A Luxury That Companies Can’t Afford in Brexit Britain
(Bloomberg Opinion) -- It’s an ominous sign for investors. The first working day of 2019 was marked by a British commercial property company pausing its buyback program.
Hammerson Plc had been repurchasing stock while simultaneously trying to reduce its borrowings. Now it turns out the developer can’t have its cake and eat it. The announcement sent Hammerson shares down as much as 4.8 percent to their lowest in almost a decade.
The company won’t be alone as the uncertainty over Brexit intensifies.
Commercial property will be at the epicenter of any economic turmoil. The valuation of Hammerson’s retail and workplace premises would be vulnerable. The market expects a shock: The stock trades at a 59 percent discount to the net value of its assets on one commonly used European metric.
Shareholders must be wondering if Hammerson is coming or going. First, it tried to buy Intu Properties Plc in 2017 — a deal that would have reversed its strategy of reducing its exposure to the U.K., and required leverage to increase — before it backtracked. Then, to placate shareholders, it said in July it would would step up disposals, hand back cash and cut borrowings. Less than six months later, it has now deprived the shares of one leg of support.
Nevertheless, suspending the buyback makes sense. The company faces legal restrictions on how it can direct its banks to repurchase shares ahead of its annual results in February. Losing the ability to micromanage that process is unhelpful when markets have been as volatile as they have of late. In any case, Britain’s febrile politics mean this is a time to be conserving cash.
It is too early to assume the suspension will become permanent. Hammerson is slightly ahead of its target. When the program was announced in July, the company expected disposal proceeds, net of capital expenditure, would be about 650 million pounds ($822 million) over 2018 and 2019. In the subsequent 12 months, the company expected to buy back 300 million pounds of shares. The landlord needed to cut roughly 200 million pounds of debt to meet its target of a mid 30s-percent loan-to-value ratio — assuming asset values held up.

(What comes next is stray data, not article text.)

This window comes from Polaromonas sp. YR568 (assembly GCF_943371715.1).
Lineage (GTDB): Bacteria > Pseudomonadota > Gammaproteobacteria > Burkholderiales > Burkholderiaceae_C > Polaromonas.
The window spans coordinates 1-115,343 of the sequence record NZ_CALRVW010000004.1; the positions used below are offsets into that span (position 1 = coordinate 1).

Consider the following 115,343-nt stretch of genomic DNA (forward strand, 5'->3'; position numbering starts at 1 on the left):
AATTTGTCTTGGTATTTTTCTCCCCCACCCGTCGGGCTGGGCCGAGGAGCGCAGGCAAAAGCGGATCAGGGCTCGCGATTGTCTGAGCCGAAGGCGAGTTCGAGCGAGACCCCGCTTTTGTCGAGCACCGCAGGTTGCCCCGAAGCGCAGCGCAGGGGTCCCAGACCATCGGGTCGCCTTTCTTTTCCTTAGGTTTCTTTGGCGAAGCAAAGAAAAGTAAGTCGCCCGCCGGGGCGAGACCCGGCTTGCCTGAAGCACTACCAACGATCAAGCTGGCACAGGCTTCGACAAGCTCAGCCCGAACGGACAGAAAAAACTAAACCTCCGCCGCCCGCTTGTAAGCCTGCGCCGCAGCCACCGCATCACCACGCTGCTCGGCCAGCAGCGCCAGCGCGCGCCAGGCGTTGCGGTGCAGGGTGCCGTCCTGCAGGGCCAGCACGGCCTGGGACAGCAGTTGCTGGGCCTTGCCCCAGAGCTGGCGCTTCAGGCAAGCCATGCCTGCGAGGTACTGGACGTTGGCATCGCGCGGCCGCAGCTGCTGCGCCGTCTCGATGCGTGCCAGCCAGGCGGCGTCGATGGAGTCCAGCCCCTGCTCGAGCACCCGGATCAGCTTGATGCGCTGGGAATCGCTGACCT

Hammerson made decent progress on its disposals in 2018, providing some cushion against slippage this year. A downward revaluation of the portfolio would, however, require more debt-reduction to hit the LTV target, making it harder to resume the buyback. Hammerson might then have to cut capex to keep deleveraging while also returning cash to shareholders. Still, it should at least be able to make that decision calmly: The next big refinancing obligation isn’t due until 2022.
The pressure is on British boards to convince investors that share prices have fallen too far and borrowings are manageable. The poor take-up of Kier Group Plc’s recent rights offering shows shareholders can’t be relied on to stump up new equity when needed.
It’s entirely possible Hammerson will resume its repurchases. All it has proved so far is they are a luxury for companies surplus cash, and in the U.K. this year, that’s the one thing companies can’t have enough of to spare.
This column does not necessarily reflect the opinion of the editorial board or Bloomberg LP and its owners.
Chris Hughes is a Bloomberg Opinion columnist covering deals. He previously worked for Reuters Breakingviews, as well as the Financial Times and the Independent newspaper.
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